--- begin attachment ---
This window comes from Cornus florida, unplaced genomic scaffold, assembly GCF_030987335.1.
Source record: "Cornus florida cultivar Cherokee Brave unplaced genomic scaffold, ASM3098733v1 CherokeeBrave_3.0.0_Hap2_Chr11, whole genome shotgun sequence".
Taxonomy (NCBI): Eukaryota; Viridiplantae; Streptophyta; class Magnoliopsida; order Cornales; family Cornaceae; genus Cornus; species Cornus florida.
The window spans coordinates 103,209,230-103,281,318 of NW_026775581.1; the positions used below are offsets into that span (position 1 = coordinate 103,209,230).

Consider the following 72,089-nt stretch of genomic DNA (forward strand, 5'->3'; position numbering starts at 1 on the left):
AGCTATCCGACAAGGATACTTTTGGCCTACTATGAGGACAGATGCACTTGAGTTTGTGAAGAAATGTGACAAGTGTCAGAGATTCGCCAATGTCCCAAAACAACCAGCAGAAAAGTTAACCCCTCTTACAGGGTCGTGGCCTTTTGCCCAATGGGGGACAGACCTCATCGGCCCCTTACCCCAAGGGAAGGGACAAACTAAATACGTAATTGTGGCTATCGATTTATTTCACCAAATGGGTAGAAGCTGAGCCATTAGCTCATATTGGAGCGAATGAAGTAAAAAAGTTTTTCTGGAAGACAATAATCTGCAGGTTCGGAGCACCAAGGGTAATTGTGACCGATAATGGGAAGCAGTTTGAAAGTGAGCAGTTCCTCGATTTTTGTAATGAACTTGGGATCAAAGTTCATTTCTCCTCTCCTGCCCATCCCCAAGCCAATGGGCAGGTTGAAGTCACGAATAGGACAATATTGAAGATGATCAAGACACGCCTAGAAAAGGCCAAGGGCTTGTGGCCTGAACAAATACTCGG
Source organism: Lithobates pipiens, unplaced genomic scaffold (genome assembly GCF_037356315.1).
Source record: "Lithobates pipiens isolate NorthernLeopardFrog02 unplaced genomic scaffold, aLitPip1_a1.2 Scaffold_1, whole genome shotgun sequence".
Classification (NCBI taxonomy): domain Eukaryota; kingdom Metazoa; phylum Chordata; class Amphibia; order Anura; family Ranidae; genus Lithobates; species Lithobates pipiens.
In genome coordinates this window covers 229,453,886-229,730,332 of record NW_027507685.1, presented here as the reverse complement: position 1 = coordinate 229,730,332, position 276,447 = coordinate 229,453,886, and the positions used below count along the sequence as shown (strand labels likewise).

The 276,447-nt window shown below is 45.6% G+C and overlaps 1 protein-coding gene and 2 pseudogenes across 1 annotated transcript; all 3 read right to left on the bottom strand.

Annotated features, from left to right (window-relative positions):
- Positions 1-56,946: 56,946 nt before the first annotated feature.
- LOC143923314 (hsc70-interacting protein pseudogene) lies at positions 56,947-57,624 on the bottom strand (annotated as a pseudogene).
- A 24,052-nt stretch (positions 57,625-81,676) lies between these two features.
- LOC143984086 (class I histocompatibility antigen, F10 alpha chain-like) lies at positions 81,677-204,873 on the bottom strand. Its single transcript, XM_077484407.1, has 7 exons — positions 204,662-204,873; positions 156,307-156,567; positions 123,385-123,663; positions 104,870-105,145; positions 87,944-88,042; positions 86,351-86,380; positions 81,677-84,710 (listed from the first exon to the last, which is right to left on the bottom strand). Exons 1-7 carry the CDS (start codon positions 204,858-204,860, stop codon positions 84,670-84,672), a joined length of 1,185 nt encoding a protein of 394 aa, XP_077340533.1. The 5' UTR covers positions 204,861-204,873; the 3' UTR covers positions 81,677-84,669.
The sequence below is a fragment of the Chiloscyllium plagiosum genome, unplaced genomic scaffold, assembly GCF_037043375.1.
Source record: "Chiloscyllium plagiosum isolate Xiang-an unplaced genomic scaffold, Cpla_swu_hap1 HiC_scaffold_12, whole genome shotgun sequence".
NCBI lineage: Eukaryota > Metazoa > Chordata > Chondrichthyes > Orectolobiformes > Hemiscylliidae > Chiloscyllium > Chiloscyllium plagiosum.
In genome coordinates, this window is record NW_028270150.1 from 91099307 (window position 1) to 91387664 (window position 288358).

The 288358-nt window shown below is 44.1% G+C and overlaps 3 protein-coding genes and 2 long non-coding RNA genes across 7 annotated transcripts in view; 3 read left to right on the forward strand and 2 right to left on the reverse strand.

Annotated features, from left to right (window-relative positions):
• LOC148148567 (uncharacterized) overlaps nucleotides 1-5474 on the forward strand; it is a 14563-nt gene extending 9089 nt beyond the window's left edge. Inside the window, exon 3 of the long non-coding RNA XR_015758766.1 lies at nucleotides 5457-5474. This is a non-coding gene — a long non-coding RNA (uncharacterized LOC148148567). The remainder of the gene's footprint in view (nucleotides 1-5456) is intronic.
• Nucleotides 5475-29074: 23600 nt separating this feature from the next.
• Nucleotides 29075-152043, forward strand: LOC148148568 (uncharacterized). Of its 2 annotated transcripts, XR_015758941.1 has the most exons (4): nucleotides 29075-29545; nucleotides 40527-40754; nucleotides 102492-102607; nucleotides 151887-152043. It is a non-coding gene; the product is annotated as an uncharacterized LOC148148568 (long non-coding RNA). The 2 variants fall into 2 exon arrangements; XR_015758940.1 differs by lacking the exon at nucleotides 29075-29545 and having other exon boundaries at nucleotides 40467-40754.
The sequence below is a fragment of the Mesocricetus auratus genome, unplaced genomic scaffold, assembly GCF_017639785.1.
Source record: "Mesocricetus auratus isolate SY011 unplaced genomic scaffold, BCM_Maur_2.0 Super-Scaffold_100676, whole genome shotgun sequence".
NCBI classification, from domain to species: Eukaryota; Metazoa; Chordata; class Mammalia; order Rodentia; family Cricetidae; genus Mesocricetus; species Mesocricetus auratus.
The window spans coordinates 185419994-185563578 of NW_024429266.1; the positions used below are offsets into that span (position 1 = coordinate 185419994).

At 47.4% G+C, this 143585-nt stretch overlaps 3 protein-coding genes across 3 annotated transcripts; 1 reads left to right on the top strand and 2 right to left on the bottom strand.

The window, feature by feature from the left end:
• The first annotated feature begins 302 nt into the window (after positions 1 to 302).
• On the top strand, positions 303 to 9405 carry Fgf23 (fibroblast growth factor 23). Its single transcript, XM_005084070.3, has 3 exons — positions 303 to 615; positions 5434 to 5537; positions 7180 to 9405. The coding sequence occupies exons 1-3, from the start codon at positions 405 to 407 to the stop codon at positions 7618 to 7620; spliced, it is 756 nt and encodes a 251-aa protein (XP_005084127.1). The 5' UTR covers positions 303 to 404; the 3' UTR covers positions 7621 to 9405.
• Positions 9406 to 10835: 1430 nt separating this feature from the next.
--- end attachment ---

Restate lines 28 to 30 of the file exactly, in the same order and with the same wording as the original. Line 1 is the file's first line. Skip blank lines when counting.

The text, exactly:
NCBI classification, from domain to species: Eukaryota; Metazoa; Chordata; class Mammalia; order Rodentia; family Cricetidae; genus Mesocricetus; species Mesocricetus auratus.
The window spans coordinates 185419994-185563578 of NW_024429266.1; the positions used below are offsets into that span (position 1 = coordinate 185419994).

At 47.4% G+C, this 143585-nt stretch overlaps 3 protein-coding genes across 3 annotated transcripts; 1 reads left to right on the top strand and 2 right to left on the bottom strand.